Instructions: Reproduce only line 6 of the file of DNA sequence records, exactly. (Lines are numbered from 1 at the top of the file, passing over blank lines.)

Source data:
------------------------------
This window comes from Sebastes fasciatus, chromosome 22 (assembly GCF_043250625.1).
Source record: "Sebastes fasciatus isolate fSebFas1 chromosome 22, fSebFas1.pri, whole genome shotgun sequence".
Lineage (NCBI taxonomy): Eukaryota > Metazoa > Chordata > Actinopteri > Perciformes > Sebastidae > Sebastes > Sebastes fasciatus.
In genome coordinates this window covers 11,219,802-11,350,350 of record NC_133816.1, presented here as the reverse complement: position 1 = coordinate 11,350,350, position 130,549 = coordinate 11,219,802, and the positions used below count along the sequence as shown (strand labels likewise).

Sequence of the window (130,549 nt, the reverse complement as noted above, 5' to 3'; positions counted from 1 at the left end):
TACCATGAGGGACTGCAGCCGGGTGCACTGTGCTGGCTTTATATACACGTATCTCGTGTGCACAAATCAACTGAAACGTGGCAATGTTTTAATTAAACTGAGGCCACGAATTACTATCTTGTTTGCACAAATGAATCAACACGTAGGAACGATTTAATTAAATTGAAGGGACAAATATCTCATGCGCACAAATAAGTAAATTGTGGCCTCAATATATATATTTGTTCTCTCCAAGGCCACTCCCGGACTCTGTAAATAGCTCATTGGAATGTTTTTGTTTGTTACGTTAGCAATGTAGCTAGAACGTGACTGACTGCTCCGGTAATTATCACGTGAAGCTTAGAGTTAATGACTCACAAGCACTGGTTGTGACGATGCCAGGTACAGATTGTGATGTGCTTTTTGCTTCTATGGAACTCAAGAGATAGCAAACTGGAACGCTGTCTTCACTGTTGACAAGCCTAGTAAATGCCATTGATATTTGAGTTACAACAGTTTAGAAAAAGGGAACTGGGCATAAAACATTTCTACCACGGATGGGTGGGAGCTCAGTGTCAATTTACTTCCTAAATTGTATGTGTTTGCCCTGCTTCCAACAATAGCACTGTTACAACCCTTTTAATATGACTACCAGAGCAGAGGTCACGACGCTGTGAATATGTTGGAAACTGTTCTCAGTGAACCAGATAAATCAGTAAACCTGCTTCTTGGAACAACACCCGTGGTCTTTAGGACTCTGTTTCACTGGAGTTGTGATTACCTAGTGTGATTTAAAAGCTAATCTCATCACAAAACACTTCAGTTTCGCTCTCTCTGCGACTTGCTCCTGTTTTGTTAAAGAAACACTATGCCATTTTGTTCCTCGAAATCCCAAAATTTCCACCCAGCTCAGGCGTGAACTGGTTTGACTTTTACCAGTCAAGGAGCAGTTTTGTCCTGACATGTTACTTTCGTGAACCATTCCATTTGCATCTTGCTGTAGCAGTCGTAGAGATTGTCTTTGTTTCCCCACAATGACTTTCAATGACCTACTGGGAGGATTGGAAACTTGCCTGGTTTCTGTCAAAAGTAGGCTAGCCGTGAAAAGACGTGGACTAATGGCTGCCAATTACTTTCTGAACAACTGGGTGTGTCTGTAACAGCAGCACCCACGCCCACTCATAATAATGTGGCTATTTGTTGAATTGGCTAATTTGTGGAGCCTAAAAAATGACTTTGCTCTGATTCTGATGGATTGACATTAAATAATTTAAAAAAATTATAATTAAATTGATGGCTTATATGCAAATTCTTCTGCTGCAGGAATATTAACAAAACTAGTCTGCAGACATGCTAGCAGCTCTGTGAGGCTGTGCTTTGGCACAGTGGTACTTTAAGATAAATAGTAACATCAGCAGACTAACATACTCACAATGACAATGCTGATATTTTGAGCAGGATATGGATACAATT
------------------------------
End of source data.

TACCATGAGGGACTGCAGCCGGGTGCACTGTGCTGGCTTTATATACACGTATCTCGTGTGCACAAATCAACTGAAACGTGGCAATGTTTTAATTAAACTGAGGCCACGAATTACTATCTTGTTTGCACAAATGAATCAACACGTAGGAACGATTTAATTAAATTGAAGGGACAAATATCTCATGCGCACAAATAAGTAAATTGTGGCCTCAATATATATATTTGTTCTCTCCAAGGCCACTCCCGGACTCTGTAAATAGCTCATTGGAATGTTTTTGTTTGTTACGTTAGCAATGTAGCTAGAACGTGACTGACTGCTCCGGTAATTATCACGTGAAGCTTAGAGTTAATGACTCACAAGCACTGGTTGTGACGATGCCAGGTACAGATTGTGATGTGCTTTTTGCTTCTATGGAACTCAAGAGATAGCAAACTGGAACGCTGTCTTCACTGTTGACAAGCCTAGTAAATGCCATTGATATTTGAGTTACAACAGTTTAGAAAAAGGGAACTGGGCATAAAACATTTCTACCACGGATGGGTGGGAGCTCAGTGTCAATTTACTTCCTAAATTGTATGTGTTTGCCCTGCTTCCAACAATAGCACTGTTACAACCCTTTTAATATGACTACCAGAGCAGAGGTCACGACGCTGTGAATATGTTGGAAACTGTTCTCAGTGAACCAGATAAATCAGTAAACCTGCTTCTTGGAACAACACCCGTGGTCTTTAGGACTCTGTTTCACTGGAGTTGTGATTACCTAGTGTGATTTAAAAGCTAATCTCATCACAAAACACTTCAGTTTCGCTCTCTCTGCGACTTGCTCCTGTTTTGTTAAAGAAACACTATGCCATTTTGTTCCTCGAAATCCCAAAATTTCCACCCAGCTCAGGCGTGAACTGGTTTGACTTTTACCAGTCAAGGAGCAGTTTTGTCCTGACATGTTACTTTCGTGAACCATTCCATTTGCATCTTGCTGTAGCAGTCGTAGAGATTGTCTTTGTTTCCCCACAATGACTTTCAATGACCTACTGGGAGGATTGGAAACTTGCCTGGTTTCTGTCAAAAGTAGGCTAGCCGTGAAAAGACGTGGACTAATGGCTGCCAATTACTTTCTGAACAACTGGGTGTGTCTGTAACAGCAGCACCCACGCCCACTCATAATAATGTGGCTATTTGTTGAATTGGCTAATTTGTGGAGCCTAAAAAATGACTTTGCTCTGATTCTGATGGATTGACATTAAATAATTTAAAAAAATTATAATTAAATTGATGGCTTATATGCAAATTCTTCTGCTGCAGGAATATTAACAAAACTAGTCTGCAGACATGCTAGCAGCTCTGTGAGGCTGTGCTTTGGCACAGTGGTACTTTAAGATAAATAGTAACATCAGCAGACTAACATACTCACAATGACAATGCTGATATTTTGAGCAGGATATGGATACAATT